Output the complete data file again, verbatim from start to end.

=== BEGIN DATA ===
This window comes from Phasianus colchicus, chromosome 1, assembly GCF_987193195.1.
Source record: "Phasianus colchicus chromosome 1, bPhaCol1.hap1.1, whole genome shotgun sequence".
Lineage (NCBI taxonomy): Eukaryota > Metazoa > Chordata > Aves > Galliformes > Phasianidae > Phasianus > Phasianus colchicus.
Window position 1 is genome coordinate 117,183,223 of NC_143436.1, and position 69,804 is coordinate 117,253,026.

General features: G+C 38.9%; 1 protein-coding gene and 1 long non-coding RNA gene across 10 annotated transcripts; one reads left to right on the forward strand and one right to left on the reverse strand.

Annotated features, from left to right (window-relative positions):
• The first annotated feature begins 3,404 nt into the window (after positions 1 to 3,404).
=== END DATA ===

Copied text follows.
This window comes from Phasianus colchicus, chromosome 1, assembly GCF_987193195.1.
Source record: "Phasianus colchicus chromosome 1, bPhaCol1.hap1.1, whole genome shotgun sequence".
Lineage (NCBI taxonomy): Eukaryota > Metazoa > Chordata > Aves > Galliformes > Phasianidae > Phasianus > Phasianus colchicus.
Window position 1 is genome coordinate 117,183,223 of NC_143436.1, and position 69,804 is coordinate 117,253,026.

General features: G+C 38.9%; 1 protein-coding gene and 1 long non-coding RNA gene across 10 annotated transcripts; one reads left to right on the forward strand and one right to left on the reverse strand.

Annotated features, from left to right (window-relative positions):
• The first annotated feature begins 3,404 nt into the window (after positions 1 to 3,404).